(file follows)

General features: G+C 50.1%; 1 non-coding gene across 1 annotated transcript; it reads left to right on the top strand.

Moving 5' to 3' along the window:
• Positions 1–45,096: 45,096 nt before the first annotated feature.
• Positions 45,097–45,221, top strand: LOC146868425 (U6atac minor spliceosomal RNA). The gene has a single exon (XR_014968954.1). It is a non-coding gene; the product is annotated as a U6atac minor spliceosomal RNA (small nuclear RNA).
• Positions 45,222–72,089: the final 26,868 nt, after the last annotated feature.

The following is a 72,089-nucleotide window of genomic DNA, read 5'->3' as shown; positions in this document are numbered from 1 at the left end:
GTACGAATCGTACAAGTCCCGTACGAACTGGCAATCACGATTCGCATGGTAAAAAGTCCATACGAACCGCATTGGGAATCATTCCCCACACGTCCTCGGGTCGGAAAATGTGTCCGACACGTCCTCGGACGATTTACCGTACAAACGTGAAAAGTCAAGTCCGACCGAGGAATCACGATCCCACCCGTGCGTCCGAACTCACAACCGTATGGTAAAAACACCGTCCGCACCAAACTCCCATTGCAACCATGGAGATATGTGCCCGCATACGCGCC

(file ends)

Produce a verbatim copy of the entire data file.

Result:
General features: G+C 50.1%; 1 non-coding gene across 1 annotated transcript; it reads left to right on the top strand.

Moving 5' to 3' along the window:
• Positions 1–45,096: 45,096 nt before the first annotated feature.
• Positions 45,097–45,221, top strand: LOC146868425 (U6atac minor spliceosomal RNA). The gene has a single exon (XR_014968954.1). It is a non-coding gene; the product is annotated as a U6atac minor spliceosomal RNA (small nuclear RNA).
• Positions 45,222–72,089: the final 26,868 nt, after the last annotated feature.

The following is a 72,089-nucleotide window of genomic DNA, read 5'->3' as shown; positions in this document are numbered from 1 at the left end:
GTACGAATCGTACAAGTCCCGTACGAACTGGCAATCACGATTCGCATGGTAAAAAGTCCATACGAACCGCATTGGGAATCATTCCCCACACGTCCTCGGGTCGGAAAATGTGTCCGACACGTCCTCGGACGATTTACCGTACAAACGTGAAAAGTCAAGTCCGACCGAGGAATCACGATCCCACCCGTGCGTCCGAACTCACAACCGTATGGTAAAAACACCGTCCGCACCAAACTCCCATTGCAACCATGGAGATATGTGCCCGCATACGCGCC